She became obsessed with shopping. You had no idea what she would come home with! It was lucky that our financial circumstances dictated the amount of stuff she would buy; there was very little money to go round. She came home one day from a jumble sale with a black bag of clothes, I though that day we had got off lightly. Little did I know that rest of the items were being delivered by a friend in a van later that afternoon. There were 10 bags of clothes, and 3 pieces of furniture. My poor dad and I had got used to it, his job was to stay calm, cool and generally out of the picture, and mine was to help sort, wash, and re bag up things she had decided she didn’t want, and arrange for them to go back to the next jumble sale. The clothes she wanted were carefully stored away in the 3 wardrobes she had.

Do you think it sounds a bleak life? It was my life, I knew nothing different, and we lived like this for 10 years until I moved away to London to work. Then my mam and dad carried on until 9 years later my lovely dad died. It took mam 18 months to decide to sell up the house, and move to a small flat. Luckily I had some very good and patient friends who helped move her. The move wasn’t the hardest part; the de- cluttering was the hardest! Of course she had no one to keep her in check once my dad had died, and so the 3 wardrobes had expanded to more. My friend Alison and I helped her to pack, she wanted to take it all, but of course she couldn’t.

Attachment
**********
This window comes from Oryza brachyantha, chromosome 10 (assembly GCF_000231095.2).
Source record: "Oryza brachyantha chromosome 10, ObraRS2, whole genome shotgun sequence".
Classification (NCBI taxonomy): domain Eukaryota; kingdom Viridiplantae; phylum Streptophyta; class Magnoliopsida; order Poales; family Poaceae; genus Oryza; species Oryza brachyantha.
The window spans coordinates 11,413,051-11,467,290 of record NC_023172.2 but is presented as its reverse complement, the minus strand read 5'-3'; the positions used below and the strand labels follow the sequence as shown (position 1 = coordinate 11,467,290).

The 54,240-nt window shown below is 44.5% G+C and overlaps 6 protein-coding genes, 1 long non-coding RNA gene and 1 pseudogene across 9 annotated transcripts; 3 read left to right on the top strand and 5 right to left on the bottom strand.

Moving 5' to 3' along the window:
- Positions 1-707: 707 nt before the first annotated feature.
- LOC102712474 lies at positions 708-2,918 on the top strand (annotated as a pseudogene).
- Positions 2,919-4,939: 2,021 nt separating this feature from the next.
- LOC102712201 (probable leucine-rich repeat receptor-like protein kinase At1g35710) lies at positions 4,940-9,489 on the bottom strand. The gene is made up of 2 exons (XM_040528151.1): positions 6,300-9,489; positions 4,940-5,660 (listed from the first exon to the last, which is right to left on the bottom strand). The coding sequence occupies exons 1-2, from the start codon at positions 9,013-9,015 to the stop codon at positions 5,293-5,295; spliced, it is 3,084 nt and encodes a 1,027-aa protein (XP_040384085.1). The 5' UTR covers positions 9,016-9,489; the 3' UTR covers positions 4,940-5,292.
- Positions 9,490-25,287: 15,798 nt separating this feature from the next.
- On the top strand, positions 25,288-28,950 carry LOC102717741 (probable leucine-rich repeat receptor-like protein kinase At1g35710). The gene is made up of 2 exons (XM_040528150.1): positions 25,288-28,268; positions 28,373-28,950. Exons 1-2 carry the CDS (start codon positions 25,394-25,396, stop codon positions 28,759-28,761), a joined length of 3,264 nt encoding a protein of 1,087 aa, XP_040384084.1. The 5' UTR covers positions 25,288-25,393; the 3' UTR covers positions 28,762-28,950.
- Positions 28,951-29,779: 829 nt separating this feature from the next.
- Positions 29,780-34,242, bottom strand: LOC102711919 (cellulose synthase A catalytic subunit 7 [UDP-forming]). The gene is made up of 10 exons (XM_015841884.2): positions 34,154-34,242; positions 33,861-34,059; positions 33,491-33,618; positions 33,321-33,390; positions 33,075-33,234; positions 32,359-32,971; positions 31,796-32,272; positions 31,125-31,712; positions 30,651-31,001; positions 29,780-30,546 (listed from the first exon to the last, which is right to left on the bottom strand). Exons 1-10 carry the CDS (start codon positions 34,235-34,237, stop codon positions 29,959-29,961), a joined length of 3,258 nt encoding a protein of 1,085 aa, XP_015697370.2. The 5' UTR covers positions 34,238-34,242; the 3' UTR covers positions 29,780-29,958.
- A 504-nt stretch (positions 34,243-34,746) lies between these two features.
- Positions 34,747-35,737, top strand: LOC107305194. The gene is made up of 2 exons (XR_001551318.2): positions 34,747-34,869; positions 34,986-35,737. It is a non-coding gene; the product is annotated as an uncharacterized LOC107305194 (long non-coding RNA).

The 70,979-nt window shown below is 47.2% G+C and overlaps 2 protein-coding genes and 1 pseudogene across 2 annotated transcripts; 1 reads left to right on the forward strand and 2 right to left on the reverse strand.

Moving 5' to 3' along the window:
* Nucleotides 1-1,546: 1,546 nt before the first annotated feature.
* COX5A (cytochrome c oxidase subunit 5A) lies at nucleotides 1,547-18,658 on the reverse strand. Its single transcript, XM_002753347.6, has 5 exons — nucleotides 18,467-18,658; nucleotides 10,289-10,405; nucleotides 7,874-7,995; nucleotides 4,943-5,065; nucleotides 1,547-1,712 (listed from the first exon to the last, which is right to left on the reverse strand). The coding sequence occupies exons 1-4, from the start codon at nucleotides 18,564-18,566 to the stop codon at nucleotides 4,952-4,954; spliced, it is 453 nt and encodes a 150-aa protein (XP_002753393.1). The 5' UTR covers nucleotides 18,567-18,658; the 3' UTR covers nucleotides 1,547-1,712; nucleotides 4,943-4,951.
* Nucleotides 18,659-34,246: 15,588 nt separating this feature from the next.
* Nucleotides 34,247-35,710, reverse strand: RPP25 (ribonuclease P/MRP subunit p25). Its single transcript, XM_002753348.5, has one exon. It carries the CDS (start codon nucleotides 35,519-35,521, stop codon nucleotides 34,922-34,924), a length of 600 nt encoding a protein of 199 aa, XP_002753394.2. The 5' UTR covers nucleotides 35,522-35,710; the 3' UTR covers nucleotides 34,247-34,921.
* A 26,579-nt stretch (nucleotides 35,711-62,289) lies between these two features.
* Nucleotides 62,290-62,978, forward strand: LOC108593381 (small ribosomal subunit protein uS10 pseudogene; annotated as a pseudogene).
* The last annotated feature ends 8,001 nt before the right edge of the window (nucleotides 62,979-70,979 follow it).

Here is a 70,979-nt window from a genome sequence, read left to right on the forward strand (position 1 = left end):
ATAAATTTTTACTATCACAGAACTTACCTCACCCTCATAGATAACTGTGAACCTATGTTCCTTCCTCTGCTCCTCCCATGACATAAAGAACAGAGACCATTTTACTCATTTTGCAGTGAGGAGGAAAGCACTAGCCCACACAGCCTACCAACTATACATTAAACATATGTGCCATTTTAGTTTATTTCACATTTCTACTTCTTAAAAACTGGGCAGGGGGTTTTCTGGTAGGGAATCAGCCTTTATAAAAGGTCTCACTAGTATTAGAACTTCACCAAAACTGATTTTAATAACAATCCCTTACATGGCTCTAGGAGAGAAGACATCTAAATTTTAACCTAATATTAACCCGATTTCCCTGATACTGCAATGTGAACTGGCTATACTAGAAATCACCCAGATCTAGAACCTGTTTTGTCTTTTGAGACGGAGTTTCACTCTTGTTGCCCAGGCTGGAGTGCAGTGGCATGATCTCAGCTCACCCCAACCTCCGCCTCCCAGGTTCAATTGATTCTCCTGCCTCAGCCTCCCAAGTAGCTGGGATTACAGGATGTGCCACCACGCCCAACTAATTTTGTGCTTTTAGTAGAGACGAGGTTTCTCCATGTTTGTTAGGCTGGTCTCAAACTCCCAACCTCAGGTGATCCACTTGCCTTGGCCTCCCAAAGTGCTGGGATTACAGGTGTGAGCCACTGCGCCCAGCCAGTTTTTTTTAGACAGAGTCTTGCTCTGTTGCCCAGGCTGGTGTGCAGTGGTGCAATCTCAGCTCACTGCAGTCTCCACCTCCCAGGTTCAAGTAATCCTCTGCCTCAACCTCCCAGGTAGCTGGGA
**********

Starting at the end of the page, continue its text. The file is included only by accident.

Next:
You wonder why I’m babbling on, wasn’t this meant to be in celebration of my mams life. I’m sure you are saying it wasn’t much of a life, but that’s not for you to judge. Let me tell you the funny things I remember about her and why I celebrate her life like this. She loved yellow, all things yellow! We had yellow or gold curtains – in every room, yellow flowers everywhere, yellow cups, yellow towels; she and I wore yellow clothes, and my dad the odd yellow shirt. Our dinner service was yellow, and all the paintwork was yellow too. The house was bright and summery in the darkest winter, and in the worst times of her illness. She sang at every opportunity. At every TV program, whether there was signing in it or not, when she was well she would sing when she spoke to you, if she was on her own it kept her company. She was quite short, and petite enough for me to pick up and hug whenever I came home, like a little doll really, delicate and made of china. Her faith was a big part of her life, and this again gave her the opportunity to sing.